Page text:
When this story was published, the country had recorded 3,042 Covid-19 cases and 57 deaths. It’s reporting only a handful of new Covid-19 cases each day — occasionally even zero. Instances of local transmissions are low, with most recent Covid-19 infections discovered in quarantined returnees.

Country kicks off domestic tourism push, eases lockdown measures

Thailand is now focused on reopening to domestic tourism in June, says Yutasak. Resorts and hotels in some tourism destinations throughout the country have already been given the green light to reopen, including in Hua Hin, a popular beach resort about 200 kilometers (124 miles) south of Bangkok.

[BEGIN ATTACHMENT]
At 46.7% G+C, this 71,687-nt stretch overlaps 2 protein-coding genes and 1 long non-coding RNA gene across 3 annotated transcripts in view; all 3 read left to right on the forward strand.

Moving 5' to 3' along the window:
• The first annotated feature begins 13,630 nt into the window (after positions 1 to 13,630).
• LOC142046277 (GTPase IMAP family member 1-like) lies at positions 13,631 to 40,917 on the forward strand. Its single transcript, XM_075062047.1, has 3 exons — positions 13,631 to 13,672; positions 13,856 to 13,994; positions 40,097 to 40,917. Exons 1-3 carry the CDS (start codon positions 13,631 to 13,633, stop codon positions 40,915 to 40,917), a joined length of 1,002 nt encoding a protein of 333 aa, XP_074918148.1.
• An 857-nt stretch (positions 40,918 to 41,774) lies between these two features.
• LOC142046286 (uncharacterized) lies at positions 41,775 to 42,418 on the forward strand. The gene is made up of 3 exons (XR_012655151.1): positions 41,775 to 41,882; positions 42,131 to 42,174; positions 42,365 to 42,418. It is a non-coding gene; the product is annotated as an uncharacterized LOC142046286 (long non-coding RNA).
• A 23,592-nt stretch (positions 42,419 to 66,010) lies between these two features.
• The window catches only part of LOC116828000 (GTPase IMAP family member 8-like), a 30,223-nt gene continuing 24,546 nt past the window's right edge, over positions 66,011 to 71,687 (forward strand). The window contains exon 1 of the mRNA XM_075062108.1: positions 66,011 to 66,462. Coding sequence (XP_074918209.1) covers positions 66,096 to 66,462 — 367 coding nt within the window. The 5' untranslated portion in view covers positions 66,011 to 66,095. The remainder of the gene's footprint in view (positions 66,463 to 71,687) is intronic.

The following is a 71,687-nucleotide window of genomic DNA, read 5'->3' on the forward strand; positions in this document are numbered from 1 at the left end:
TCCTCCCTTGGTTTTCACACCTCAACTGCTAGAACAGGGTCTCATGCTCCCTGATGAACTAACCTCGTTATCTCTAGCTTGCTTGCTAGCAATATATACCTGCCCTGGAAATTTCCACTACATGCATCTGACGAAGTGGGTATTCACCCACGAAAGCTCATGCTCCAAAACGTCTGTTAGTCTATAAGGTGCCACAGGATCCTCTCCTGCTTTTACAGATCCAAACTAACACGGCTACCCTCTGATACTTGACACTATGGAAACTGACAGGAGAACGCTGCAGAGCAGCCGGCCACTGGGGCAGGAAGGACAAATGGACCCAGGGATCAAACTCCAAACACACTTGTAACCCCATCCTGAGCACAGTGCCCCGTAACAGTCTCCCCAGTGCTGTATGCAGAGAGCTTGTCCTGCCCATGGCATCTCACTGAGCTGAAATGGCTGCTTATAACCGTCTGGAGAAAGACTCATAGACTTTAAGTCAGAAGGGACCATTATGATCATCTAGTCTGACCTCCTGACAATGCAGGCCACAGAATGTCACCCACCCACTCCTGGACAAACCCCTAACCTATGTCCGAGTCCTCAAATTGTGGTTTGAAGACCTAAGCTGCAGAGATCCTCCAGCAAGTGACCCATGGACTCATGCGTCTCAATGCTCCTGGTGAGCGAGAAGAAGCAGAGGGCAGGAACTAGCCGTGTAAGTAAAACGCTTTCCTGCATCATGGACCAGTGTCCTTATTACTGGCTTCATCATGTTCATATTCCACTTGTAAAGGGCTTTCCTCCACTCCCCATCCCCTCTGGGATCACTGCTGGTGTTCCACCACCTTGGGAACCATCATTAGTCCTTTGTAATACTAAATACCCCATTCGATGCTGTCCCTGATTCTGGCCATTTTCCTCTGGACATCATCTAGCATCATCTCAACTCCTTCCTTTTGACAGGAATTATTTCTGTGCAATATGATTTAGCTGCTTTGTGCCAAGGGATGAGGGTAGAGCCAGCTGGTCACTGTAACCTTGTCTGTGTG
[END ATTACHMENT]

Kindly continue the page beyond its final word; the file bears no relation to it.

Nationwide lockdown measures put in place in late March have been easing in stages throughout May.
Malls, markets, museums and some tourist attractions have already reopened and more are slated to follow. Bangkok’s Grand Palace, for instance, will reopen June 4.

National parks, theme parks, stadiums, spas, massage shops and cinemas remain closed, but local media reports some will likely be given the go-ahead reopen in June.

Restaurants — limited to offering only delivery and take-out services in late March — can now allow customers to dine in but are banned from serving alcohol and must adhere to strict social distancing measures. Pubs and night clubs remain closed, and a curfew is in place from 11 p.m. to 4 a.m.

Local transport networks are increasing services, including rail and bus lines, while airlines are upping the number of domestic flights.

Phuket International Airport, however, remains closed until further notice.